RESIDENTS who live near the weir crossing at Barnsley say the structural problems that led to its closure should have been identified earlier.
The Newcastle Herald reported on Thursday that Lake Macquarie City Council closed the single lane crossing on November 13 for a “programmed structural assessment” and identified a “large void below the concrete deck”.
A spokesperson for the council said it was waiting for specialist equipment to arrive and planned to fill the void with grout.
They said it expected the crossing to be closed until next week, as a minimum.
Resident Mark Delaney said the council should have identified the problem when installing infrastructure on the road last year.
“The end of the road is this one lane traffic structure on a nasty bend where you go round it and can’t see trucks coming from the other end,” he said.
“You would think doing all the work that someone would have had the thought to say ‘This is a weak link in that road corridor’.
“Why would they not have had a look to say ‘Is this up to standard?’
“It’s like building a brand new highway and having a rickety old timber bridge at the end. It’s a pimple.”
The spokesperson said the council installed solar-powered flashing signage at six points along Racecourse Road and The Weir Road in September 2017 to notify the community when the weir crossing was closed due to dangerous conditions.
The signage is turned on via SMS when conditions become critical or pose a risk to public safety. Residents on The Weir Road also receive alerts when the crossing is closed.
Mr Delaney said the crossing is usually closed once or twice a year for about two days.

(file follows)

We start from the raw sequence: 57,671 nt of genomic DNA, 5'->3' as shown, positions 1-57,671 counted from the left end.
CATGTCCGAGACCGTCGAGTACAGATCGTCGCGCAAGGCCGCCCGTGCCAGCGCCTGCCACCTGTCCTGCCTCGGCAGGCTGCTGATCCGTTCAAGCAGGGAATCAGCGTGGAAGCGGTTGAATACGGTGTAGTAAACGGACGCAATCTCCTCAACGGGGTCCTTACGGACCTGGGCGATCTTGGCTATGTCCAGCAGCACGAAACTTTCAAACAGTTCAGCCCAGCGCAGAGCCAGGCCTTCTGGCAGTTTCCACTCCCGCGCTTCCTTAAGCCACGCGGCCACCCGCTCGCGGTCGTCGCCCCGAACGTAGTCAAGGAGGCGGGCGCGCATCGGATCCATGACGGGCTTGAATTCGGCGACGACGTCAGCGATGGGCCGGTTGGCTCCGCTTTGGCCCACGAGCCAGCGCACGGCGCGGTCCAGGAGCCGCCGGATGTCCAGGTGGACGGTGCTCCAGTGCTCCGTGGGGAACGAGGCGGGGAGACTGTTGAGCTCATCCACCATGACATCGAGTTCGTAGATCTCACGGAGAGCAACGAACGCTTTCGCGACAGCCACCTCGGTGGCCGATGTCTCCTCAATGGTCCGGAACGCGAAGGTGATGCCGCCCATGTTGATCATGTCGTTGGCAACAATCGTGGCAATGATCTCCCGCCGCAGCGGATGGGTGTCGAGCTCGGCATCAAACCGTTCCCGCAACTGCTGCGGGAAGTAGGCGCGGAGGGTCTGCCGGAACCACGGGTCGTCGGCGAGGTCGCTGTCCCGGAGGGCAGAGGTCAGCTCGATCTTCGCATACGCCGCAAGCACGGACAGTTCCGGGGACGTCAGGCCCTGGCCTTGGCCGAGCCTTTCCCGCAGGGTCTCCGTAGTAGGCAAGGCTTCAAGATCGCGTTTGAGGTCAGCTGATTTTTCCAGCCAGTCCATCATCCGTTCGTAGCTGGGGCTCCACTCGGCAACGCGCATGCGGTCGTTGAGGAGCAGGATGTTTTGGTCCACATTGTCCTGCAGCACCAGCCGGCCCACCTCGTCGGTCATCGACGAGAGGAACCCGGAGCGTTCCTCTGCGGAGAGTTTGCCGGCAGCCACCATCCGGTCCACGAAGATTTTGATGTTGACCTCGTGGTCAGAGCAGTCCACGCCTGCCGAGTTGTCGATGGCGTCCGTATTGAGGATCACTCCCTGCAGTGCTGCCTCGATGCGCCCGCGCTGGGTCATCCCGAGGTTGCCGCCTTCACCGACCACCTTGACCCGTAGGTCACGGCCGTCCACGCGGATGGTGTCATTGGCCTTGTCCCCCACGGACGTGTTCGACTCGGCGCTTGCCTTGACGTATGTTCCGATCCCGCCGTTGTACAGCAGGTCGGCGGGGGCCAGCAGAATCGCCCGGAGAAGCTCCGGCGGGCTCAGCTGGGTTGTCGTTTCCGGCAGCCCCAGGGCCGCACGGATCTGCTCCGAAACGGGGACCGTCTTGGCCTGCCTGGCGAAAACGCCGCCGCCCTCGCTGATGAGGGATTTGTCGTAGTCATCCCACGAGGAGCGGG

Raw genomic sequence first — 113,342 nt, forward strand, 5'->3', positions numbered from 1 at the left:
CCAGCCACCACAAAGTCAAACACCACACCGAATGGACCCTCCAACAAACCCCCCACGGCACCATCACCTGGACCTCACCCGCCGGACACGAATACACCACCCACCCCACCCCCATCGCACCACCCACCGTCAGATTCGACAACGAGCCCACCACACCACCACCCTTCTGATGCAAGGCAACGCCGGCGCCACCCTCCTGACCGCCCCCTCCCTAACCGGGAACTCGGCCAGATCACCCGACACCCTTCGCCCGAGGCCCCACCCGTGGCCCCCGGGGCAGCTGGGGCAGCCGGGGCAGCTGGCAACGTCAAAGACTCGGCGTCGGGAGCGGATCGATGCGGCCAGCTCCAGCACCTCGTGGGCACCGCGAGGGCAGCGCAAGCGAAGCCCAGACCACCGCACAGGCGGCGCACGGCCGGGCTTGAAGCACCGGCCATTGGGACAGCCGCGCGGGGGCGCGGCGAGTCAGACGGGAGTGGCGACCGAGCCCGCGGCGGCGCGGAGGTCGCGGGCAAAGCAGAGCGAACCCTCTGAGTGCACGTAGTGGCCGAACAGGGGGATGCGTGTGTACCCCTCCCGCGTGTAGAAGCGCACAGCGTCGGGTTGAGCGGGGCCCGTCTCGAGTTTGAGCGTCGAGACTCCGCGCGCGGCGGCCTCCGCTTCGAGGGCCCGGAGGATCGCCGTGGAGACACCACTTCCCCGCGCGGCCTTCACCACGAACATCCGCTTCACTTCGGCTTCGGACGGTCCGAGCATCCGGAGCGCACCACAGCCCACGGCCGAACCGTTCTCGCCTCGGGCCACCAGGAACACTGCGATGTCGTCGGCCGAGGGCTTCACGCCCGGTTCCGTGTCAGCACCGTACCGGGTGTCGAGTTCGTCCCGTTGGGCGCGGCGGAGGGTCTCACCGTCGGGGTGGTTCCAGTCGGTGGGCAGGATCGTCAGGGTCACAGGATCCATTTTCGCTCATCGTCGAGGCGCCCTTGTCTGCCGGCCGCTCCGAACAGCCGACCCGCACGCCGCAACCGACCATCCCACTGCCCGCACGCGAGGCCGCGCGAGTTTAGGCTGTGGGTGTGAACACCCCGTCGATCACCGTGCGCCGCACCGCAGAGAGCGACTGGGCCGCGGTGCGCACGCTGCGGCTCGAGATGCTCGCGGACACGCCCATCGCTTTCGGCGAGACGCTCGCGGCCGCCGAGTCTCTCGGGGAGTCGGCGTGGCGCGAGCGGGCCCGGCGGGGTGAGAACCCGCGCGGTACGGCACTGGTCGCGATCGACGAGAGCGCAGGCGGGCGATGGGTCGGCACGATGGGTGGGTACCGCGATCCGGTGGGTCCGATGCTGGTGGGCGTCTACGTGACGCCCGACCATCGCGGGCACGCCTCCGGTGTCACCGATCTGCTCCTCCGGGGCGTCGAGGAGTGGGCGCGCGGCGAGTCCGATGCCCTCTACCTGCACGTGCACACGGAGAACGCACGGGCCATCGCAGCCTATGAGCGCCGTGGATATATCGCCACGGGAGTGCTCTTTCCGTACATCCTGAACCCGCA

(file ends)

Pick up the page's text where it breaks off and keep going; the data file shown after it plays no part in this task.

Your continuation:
He said the last message he received was sent on November 16 and said the weir would “remain closed to the middle of next week”.
The council also installed a $40,000 system that uses a telemetry device in Cockle Creek to collect data about depth and velocity of water passing of the weir.
It sends SMS alerts to the council at key water levels, allowing staff to monitor the crossing.
The spokesperson said more than 2000 vehicles use The Weir Road daily, according to 2015 traffic data.
“Access across the weir is a very significant issue,” Mr Delaney said.
“If it’s shut there’s no close-by alternative and it makes it very difficult for people to travel.”
He said the “general consensus” among residents was that council needed to “get trucks off that road”.
The spokesperson said the council “may impose a traffic load limit to ensure safety of users”.
They said it was also “undertaking a study to determine options for maintenance, replacement or other alternatives” to the structure.
The weir was constructed between 1925 and 1927 as part of the Cockle Creek Power Station.
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